Millions of citizen scientists are pooling their time and brainpower to tackle big scientific problems, but the way in which they contribute to these efforts may be about to change, writes Swiss Federal Institute of Technology professor Kevin Schawinski. He believes machines are starting to become competitive with humans in terms of analyzing images, but they still need our help. "Envision a future where a smart system for analyzing large data sets diverts some small percentage of the data to human citizen scientists to help train the machines," Schawinski says. "The machines then go through the data, occasionally spinning off some more objects to the humans to improve machine performance as time goes on. If the machines then encounter something odd or unexpected, they pass it on to the citizen scientists for evaluation." Schawinski says humans excel at identifying the strange things out there that we do not know about yet, and could help machines in this area as well. "If a machine got confused by something, or just wanted some extra feedback, it could kick the object back to a human for help, and then update itself to deal with similar things in the future," he notes. Schawinski thinks many other fields of science could benefit from this approach.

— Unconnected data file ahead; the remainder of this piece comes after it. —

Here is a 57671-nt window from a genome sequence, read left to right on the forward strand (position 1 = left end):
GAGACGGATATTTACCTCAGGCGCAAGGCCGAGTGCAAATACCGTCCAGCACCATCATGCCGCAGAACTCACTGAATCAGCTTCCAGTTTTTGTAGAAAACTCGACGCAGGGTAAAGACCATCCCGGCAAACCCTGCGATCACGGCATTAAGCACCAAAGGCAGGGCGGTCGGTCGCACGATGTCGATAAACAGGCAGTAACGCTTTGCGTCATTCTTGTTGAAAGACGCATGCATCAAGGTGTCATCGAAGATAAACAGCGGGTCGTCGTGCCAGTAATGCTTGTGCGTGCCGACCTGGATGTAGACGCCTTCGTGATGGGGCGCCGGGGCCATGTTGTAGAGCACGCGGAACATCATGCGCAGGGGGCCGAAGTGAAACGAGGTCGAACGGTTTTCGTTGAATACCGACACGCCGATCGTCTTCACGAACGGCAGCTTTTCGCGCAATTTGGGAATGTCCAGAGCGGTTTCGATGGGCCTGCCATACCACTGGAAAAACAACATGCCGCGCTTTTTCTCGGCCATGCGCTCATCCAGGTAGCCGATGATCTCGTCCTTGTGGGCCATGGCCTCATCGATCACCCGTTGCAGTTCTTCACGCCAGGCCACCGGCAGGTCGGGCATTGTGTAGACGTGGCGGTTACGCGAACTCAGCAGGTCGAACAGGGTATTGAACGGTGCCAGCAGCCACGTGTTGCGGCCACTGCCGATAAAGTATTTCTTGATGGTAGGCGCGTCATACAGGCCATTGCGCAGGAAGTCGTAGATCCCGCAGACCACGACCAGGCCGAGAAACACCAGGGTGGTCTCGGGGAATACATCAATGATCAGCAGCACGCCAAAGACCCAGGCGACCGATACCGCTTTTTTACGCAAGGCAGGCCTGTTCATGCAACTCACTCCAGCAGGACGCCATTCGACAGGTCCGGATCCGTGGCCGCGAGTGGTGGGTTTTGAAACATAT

PolyU Develops Integrated iWheelchair System
Hong Kong Polytechnic University (03/16/16)

A team from Hong Kong Polytechnic University has developed an intelligent system called the iWheelchair that promises to make life easier for users and caregivers. A tablet computer serves as the central operations platform, enabling users to control any home devices connected to the system, such as an electric bed, TV, and electric curtains, via simple touchscreen commands. Users with impairment of hand functions would use a fabric electronic switch that can convert thumb movements into touchscreen commands. The system also integrates safety, health, and hygiene monitoring with automated alert functions. A wheelchair sensor measures vital health signals and sends readings to the computer for instant display and future record, while a fall monitoring function can activate an alarm through the tablet when the user or the wheelchair falls. Fabric sensors monitor posture and alert users to prolonged inactivity that can lead to circulatory conditions such as bedsores, and a smart diaper will buzz when changing is needed. An optional setting is available for sending short-message-service and email alerts to caregivers and family members.